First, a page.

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Round two...

JesseK's picture
JesseK
Posts: 10
Joined: Oct 2011

Monday will be round two of AVBD and I'm not looking forward to it. I'm having trouble coming up with what to say right now.... I'm just not excited about it. Yesterday was the first real day I felt close like my normal self...4 days later, here we go again. I guess I feel like "poor me" right now. It's been hard wrapping my head around the fact that I feel that way. It's not like me. The fact that I do feel that way often is coming out sideways with my family...anger, isolation, withdrawal. I'm hoping as time goes on that will lesson. I just needed to vent, thanks for listening.

allmost60's picture
allmost60
Posts: 3184
Joined: Jul 2010

Hi Jesse,
I understand what you are feeling. I can close my eyes and remember back to my 2nd round and I felt exactly the same way. I was totally caught off guard with not feeling like my old self. My hair thinned out, skin got dry, and some days I would look at myself in the mirror and cringe, thinking.."where did the old me go"? I had chemo every 21 days and just about the the time I was feeling somewhat normal, it would be time to go back in and get it done again...soooo frustrating! The prednisone in my chemo really did a number on me, mentally and physically. I know it's hard to believe right now,but it will get better Jesse. You will probably have to adjust to a new kind of normal...it just kind of happens after all of the chemo. Dec 14th will mark my one year out from getting my chemo, and I'm still not 100% back with my energy...maybe 60%, but thats about it. You might want to run your feelings by your Onc and see if he/she has some suggestions...maybe a mild med for anxiety. Hang in there friend and remember we are always here for you. Chemo is no fun, but the reward of remission/stable will make it worth doing. Sending good thoughts your way...Sue
(FNHL-2-3A-6/10)

jimwins's picture
jimwins
Posts: 2111
Joined: Aug 2011

Hi Jesse,

What you are going through is completely normal. Your world has been
turned upside down and you're currently processing all that has happened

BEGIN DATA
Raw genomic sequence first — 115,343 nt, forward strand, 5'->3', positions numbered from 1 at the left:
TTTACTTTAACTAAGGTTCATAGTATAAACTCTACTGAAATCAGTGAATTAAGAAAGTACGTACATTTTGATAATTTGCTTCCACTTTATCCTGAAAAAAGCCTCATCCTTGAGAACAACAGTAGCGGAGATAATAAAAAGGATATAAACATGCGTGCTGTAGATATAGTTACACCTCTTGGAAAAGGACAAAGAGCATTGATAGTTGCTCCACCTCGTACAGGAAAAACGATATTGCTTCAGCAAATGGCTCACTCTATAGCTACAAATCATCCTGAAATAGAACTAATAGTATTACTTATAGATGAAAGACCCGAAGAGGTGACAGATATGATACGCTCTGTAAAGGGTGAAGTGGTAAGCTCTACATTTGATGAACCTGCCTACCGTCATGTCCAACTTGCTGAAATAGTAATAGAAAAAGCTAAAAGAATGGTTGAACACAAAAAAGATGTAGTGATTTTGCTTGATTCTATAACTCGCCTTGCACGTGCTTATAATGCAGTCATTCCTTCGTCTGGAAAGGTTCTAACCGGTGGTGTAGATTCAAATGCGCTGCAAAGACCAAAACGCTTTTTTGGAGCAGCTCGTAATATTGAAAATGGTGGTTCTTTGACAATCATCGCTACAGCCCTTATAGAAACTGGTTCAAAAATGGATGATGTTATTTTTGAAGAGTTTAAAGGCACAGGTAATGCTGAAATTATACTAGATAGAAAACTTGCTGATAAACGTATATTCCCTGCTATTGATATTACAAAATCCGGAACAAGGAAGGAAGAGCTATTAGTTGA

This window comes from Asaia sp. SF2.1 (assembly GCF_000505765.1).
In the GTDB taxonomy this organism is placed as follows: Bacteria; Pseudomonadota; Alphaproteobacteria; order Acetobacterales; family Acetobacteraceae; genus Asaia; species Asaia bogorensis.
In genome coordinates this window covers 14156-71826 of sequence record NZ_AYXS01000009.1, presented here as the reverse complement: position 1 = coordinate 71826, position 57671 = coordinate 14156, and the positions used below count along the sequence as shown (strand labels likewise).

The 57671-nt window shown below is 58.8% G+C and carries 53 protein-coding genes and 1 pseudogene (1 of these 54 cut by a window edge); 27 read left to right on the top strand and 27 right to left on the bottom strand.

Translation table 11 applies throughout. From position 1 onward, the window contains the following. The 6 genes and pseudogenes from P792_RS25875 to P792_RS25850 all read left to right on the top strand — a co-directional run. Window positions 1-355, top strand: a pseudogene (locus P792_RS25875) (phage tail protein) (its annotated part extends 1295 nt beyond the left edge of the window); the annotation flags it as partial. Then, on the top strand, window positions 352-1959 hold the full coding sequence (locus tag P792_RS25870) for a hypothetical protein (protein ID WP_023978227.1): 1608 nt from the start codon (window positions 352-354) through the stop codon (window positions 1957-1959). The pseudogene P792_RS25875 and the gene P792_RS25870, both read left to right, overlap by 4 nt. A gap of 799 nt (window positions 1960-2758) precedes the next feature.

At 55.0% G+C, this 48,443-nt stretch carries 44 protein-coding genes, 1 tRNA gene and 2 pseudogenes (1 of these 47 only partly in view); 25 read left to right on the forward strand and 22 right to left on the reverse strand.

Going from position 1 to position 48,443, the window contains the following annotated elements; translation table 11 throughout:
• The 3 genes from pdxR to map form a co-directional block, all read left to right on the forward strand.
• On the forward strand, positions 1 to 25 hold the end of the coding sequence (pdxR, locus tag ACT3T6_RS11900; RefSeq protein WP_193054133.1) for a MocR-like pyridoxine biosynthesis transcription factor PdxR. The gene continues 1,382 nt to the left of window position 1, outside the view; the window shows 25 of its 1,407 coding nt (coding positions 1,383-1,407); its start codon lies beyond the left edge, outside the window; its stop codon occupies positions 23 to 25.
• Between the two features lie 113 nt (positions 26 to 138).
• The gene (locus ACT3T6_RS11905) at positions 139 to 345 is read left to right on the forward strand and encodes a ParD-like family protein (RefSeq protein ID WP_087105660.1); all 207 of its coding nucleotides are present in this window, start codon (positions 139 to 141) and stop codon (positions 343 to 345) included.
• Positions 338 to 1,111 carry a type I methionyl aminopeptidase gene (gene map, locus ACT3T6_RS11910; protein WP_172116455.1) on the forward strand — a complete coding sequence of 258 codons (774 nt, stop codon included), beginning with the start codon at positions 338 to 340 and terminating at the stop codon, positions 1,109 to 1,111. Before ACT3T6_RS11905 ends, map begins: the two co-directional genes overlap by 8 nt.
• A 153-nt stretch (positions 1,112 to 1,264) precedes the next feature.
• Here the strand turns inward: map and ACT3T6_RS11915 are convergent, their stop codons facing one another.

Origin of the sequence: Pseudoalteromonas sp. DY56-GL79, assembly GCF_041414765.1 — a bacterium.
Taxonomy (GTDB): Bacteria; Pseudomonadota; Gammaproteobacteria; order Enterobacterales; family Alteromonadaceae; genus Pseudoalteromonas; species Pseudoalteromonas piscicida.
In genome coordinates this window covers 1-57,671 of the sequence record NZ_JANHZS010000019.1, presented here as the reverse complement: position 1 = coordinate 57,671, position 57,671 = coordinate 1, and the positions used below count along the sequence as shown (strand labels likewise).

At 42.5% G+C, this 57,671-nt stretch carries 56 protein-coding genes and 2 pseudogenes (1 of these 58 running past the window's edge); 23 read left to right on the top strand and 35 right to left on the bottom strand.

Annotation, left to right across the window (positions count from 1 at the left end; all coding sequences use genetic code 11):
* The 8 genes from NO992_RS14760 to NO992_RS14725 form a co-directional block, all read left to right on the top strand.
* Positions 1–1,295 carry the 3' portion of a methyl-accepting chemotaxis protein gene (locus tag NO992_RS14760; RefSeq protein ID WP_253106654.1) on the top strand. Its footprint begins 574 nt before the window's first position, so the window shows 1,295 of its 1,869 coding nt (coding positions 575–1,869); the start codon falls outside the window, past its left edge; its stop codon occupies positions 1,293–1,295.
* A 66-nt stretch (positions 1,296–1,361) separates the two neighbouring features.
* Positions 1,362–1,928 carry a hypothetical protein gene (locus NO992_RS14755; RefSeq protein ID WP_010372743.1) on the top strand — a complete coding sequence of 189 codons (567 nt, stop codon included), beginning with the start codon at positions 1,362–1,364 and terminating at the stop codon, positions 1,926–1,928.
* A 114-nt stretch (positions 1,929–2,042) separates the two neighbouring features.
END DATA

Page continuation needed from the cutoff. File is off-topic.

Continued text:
to you. Fear, anxiety, anger, irritability and self pity are all
very human responses. You are "working through" this and that is part of it.
So, first of all, forgive yourself for being human.

By the third round, the chemo anxiety should get better as it becomes
more routine and you know what to expect. For me, the steroids (prednisone)
maybe was the worst of it. I couldn't sleep, ate like a pig, road an
emotional roller coaster and was quite "witchy" at times.
My treatment protocol required me being in the hospital for 5 days and 4
nights. Though I can say the staff and "accommodations" were very good
overall, I felt confined and not in control - two things I despise.

I decided to try to "work with" the situation rather than fight it.
I started taking walks to get out of my "cell" dragging the IV pole with me.
I went everywhere I was allowed. The walking also helped with the
constipation that comes with the chemo (joy joy) :). As I walked around,
I saw many patients who were much worse off and couldn't get out of bed -
that put the "pity party" on a low flame and made me realize how thankful
I should be - even in these bad circumstances.

There are some situations you can expect/predict and try to work with
ahead of time and feel a little more in control. For example, you are
probably going to lose your hair. Maybe you can get your wife and children
involved in finding/making some silly hats for daddy to wear. In fact,
maybe they can find/make some for themselves and join daddy in the "goofy hat
parade" and feel like they are more a part of what's going on.

Anyway, you will get through this and be a stronger person as a result.
You have many caring people here available for support for you and your
beautiful family. Come here anytime to vent, rant, rave, cry,
laugh (yes we do laugh), and share in general. We love good stories too.
A positive attitude and humor are free weapons in this battle :).

Just remember, you guys are not alone.

Hugs and warm thoughts,

Jim

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